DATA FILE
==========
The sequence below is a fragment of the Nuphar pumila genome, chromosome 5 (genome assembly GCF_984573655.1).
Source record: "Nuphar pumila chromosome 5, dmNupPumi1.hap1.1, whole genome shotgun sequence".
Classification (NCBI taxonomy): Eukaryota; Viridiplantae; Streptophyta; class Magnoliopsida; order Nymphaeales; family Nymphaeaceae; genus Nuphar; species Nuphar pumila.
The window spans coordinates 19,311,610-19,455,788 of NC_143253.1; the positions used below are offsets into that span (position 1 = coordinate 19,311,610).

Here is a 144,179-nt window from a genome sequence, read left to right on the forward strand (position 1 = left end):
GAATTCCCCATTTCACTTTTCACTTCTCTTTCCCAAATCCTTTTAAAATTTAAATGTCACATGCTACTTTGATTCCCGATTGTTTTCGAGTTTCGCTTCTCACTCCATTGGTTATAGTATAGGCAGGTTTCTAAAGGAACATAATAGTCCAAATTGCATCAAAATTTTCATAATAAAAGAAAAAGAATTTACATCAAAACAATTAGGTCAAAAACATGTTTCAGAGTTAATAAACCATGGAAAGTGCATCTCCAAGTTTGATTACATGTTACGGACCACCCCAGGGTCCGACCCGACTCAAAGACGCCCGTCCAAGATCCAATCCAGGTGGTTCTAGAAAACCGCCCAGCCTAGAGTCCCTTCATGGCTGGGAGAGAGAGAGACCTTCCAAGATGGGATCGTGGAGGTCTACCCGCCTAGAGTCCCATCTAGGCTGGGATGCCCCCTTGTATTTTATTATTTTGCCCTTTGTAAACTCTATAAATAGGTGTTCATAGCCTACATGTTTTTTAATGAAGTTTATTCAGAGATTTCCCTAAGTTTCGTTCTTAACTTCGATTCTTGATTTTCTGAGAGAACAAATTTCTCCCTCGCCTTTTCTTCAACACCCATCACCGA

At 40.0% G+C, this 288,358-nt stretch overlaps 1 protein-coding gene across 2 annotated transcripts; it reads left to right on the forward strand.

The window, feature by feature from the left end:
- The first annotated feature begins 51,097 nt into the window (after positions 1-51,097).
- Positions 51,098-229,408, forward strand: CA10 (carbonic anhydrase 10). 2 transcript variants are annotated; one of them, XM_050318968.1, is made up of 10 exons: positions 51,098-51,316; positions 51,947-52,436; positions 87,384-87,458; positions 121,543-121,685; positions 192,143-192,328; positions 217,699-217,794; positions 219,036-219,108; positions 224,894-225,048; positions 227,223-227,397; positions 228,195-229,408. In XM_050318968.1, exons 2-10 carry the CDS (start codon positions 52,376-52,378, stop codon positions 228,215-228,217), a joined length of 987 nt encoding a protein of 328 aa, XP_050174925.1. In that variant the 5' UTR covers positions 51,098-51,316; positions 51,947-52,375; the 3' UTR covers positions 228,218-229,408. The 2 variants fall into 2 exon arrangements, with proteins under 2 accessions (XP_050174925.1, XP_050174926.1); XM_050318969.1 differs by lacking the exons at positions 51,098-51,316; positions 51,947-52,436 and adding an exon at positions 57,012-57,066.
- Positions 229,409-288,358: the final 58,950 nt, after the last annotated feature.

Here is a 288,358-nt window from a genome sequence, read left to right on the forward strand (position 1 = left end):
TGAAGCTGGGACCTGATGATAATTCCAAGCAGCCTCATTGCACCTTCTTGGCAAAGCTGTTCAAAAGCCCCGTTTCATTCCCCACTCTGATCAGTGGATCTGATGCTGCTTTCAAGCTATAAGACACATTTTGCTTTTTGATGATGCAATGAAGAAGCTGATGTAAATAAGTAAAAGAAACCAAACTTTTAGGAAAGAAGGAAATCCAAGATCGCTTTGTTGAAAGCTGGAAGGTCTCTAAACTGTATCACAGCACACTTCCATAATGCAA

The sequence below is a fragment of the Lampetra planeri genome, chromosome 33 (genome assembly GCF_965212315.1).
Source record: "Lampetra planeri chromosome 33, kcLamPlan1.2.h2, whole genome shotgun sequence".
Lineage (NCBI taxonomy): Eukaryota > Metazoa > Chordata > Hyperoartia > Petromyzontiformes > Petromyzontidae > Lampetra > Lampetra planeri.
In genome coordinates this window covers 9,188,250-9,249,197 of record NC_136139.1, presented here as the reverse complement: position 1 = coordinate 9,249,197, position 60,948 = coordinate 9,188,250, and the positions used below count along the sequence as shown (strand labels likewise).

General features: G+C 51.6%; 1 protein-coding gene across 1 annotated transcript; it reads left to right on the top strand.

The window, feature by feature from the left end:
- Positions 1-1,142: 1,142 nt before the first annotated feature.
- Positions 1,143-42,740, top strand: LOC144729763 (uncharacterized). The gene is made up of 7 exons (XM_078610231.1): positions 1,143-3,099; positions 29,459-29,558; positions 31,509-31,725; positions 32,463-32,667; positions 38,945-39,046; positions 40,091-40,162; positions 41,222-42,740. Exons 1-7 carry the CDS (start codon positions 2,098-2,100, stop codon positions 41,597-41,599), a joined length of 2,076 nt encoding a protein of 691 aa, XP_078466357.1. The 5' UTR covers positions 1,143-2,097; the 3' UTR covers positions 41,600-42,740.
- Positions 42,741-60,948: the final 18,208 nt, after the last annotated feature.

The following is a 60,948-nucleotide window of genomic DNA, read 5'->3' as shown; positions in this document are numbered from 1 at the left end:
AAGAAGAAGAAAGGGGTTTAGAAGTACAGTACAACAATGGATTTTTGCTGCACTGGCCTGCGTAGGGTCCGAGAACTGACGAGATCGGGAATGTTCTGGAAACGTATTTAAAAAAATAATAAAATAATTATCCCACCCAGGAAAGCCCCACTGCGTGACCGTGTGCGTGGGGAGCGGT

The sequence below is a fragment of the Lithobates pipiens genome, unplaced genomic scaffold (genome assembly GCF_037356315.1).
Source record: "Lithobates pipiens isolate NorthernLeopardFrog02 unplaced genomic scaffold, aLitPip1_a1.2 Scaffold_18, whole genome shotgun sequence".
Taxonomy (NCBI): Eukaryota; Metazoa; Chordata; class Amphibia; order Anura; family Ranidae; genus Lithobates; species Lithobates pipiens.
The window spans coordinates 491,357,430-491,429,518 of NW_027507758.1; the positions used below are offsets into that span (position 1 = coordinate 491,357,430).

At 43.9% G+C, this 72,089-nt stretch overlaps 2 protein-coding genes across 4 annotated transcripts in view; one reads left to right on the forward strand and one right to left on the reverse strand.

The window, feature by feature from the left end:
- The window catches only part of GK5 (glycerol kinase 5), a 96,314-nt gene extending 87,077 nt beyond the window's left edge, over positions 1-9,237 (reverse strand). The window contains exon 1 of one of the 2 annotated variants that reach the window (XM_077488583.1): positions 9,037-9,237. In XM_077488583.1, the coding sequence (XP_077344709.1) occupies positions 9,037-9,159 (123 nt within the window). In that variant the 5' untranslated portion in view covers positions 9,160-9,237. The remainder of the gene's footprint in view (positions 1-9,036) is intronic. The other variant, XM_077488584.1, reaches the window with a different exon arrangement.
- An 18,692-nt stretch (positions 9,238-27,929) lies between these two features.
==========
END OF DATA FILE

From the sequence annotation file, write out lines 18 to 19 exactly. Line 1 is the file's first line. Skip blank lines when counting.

General features: G+C 51.6%; 1 protein-coding gene across 1 annotated transcript; it reads left to right on the top strand.

The window, feature by feature from the left end: